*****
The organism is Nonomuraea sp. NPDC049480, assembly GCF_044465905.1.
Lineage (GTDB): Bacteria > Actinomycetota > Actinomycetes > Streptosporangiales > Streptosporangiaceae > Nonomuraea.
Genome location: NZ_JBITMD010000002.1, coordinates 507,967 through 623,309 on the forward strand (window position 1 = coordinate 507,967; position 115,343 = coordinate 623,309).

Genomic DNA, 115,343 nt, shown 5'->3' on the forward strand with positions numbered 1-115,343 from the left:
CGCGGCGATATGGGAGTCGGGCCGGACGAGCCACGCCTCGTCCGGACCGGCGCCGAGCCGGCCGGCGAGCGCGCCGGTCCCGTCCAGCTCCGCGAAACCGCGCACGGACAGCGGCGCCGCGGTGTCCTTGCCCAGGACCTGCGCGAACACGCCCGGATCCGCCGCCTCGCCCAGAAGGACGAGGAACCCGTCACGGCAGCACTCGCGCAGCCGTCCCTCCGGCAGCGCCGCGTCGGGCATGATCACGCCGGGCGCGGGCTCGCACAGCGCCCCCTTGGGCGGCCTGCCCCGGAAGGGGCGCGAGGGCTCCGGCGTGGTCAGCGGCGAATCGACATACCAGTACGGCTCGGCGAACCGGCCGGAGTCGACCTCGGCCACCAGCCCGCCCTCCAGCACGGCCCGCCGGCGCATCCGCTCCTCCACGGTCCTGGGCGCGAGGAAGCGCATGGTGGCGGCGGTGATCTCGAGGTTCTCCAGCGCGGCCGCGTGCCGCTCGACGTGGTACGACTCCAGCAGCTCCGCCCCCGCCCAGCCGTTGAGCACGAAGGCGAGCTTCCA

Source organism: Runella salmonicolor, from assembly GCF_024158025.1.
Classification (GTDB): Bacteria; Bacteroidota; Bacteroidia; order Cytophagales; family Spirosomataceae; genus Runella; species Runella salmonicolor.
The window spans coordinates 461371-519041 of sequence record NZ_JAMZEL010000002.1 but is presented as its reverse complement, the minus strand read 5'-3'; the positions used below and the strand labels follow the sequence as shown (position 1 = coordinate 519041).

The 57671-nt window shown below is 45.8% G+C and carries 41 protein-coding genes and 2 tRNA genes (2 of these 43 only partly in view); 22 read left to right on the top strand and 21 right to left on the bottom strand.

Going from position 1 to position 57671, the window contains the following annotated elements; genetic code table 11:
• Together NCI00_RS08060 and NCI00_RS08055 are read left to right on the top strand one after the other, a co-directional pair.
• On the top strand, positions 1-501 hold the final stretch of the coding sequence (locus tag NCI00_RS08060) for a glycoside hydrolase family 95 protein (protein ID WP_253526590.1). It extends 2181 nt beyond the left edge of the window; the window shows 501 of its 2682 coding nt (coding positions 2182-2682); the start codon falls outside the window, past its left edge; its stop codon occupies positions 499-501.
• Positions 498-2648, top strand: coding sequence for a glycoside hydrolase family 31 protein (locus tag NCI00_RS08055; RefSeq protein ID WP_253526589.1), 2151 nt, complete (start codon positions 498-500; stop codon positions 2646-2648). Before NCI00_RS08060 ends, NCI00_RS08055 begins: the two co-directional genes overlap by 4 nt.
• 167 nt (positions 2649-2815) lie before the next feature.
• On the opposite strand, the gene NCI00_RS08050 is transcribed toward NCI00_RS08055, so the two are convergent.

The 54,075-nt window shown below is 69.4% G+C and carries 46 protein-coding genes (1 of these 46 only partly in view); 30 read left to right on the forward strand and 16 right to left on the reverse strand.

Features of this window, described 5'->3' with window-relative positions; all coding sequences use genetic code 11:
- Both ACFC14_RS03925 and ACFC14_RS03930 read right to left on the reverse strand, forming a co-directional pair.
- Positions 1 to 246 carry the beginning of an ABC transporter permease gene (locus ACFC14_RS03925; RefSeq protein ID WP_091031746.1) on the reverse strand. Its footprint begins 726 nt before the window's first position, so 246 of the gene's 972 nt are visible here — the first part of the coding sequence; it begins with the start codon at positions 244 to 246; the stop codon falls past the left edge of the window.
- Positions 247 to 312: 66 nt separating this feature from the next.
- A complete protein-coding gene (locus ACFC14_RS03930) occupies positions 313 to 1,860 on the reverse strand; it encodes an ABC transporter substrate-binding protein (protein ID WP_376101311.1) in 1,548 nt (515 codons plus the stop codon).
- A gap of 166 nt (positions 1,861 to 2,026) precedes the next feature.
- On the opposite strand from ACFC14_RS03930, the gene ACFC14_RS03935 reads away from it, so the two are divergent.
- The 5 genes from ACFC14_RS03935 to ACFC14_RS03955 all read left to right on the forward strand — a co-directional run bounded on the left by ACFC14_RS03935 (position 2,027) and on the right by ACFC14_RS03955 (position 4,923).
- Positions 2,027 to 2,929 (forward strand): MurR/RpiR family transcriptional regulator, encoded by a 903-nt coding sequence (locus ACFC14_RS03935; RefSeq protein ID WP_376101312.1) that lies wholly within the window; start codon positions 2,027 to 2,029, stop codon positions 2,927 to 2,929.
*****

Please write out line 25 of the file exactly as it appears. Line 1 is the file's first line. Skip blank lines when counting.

- Positions 2,027 to 2,929 (forward strand): MurR/RpiR family transcriptional regulator, encoded by a 903-nt coding sequence (locus ACFC14_RS03935; RefSeq protein ID WP_376101312.1) that lies wholly within the window; start codon positions 2,027 to 2,029, stop codon positions 2,927 to 2,929.